Flexible Cognition & Language Learning

Cognitive flexibility plays a role in an important part of children’s language development: learning new words. Children hear many unfamiliar words. These words are moving targets: the cues to their meanings are extremely varied and always changing. Remember, toddlers can’t use dictionaries!

Participant thinking flexibly about words for weird objectsFor example, if a 3-year-old hears that some object is made of aluminum (an unfamiliar word), they should focus attention on material properties (e.g., texture, color). If they then hear that the object has a gauge, they should shift attention from its material to some noticeable part. From 3 to 6 years of age children get better at this flexible use of language cues to learn words. From cue to cue, some 3-year-olds perseverate, inferring the same meaning for successive words, even if the cues change. Others 3-year-olds haphazardly change their inferences about successive words. These odd errors diminish with age: most 4-year-olds flexibly infer different meanings for each word, appropriate to each new cue (though some 4-year-olds still perseverate). Finally, almost all 5- and 6-year-olds reliably adjust their inferences to changing cues.

To explain this developmental pattern...
we hypothesized that two factors work in concet: growing comprehension of the meanings of the linguistic cues to unfamiliar words, and the cognitive flexibility to adapt their attention and working memory to changing cue-property associations. To test this we developed two Flexible Induction of Meaning tests,  or FIM. The tests  measure changes from 3 to 6 years in flexible word learning. To see the materials from one of these tests, the FIM-Animates, visit our Test Resources page.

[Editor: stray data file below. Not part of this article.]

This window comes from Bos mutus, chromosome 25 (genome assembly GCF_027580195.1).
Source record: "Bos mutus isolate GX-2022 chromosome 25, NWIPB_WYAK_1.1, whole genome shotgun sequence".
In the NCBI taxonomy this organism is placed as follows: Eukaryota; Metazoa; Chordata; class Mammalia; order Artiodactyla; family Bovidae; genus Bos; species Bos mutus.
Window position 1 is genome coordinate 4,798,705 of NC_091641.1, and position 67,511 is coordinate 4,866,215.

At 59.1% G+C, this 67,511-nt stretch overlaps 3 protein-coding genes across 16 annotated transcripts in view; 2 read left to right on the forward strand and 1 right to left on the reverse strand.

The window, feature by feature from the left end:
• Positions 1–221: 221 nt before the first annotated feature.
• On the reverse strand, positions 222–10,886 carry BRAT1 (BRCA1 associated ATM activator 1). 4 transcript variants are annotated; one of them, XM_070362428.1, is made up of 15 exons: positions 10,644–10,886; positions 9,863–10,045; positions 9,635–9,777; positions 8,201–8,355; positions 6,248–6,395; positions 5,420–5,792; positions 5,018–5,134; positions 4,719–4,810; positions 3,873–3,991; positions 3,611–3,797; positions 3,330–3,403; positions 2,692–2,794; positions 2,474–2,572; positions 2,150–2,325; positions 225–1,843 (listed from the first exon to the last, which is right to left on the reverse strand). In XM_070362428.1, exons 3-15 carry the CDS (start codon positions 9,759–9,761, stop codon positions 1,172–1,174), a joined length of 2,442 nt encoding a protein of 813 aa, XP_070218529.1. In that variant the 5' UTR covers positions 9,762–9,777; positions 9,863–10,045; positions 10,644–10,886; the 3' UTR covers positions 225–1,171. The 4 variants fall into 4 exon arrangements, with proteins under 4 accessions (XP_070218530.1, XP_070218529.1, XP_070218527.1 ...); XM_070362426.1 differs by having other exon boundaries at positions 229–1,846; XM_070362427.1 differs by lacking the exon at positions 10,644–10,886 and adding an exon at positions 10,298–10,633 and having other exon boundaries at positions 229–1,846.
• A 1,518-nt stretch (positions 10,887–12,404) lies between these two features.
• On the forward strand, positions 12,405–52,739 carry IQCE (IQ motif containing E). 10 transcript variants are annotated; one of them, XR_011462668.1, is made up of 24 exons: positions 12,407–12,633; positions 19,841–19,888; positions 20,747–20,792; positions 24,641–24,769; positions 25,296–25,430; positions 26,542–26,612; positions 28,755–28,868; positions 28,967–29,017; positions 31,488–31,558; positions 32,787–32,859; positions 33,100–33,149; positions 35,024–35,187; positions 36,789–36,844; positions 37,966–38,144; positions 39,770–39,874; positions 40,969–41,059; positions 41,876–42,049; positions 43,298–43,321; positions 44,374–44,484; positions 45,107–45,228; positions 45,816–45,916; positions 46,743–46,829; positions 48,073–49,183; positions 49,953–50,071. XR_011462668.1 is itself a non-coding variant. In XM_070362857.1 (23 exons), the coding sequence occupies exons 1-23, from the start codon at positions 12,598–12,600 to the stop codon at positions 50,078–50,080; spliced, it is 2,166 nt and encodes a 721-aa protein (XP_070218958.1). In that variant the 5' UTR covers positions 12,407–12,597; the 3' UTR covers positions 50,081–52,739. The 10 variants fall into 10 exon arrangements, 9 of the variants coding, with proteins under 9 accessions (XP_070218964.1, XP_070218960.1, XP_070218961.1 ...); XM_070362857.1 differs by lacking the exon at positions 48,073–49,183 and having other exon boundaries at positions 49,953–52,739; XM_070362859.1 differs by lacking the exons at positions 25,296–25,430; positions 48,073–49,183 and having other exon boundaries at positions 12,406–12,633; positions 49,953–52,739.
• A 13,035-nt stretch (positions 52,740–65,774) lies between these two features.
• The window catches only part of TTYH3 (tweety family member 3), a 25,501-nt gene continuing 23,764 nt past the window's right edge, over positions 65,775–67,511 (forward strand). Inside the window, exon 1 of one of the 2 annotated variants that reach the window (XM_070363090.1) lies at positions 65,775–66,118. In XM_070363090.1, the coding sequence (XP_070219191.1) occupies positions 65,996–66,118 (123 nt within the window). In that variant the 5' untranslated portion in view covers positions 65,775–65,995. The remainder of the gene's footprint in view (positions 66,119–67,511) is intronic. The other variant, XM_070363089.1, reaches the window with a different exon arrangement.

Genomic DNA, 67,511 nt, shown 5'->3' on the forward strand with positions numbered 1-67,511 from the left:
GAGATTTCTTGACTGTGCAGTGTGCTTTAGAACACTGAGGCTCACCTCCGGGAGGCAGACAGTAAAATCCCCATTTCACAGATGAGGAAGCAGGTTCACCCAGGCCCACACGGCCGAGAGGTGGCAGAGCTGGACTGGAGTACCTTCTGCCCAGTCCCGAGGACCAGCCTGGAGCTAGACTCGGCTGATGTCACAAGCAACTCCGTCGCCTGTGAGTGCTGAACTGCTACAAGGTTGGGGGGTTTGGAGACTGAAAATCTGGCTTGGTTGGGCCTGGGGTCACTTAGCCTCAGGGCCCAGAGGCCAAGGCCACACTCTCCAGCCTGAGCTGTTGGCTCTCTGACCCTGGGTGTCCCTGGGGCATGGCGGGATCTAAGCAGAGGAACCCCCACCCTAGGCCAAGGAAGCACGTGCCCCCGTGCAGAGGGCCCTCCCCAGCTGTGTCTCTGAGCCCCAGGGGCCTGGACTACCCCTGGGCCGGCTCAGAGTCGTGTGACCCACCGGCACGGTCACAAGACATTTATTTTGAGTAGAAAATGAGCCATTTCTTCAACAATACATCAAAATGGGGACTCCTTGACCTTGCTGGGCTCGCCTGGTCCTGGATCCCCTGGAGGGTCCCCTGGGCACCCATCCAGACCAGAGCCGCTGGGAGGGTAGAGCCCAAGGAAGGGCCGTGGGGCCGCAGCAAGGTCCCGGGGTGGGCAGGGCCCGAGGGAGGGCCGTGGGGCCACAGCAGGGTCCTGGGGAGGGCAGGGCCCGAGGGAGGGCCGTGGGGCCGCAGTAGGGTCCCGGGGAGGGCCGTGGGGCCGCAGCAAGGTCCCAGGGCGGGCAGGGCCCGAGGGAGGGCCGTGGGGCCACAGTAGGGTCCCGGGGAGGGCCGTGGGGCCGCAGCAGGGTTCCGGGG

One study (Deák & Narasimham,  2013) showed that 3- to 5-year-old children show consistent individual difference in flexibility across two FIM tests. However, they are less consistent in a rule-switching flexibility test that is matched with the other tests for difficulty and task demands (Deák & Wiseheart, in review). This suggests that cognitive flexibility is not a generalized cognitive ability, but is task-dependent and tied to an individual’s knowledge and skills.


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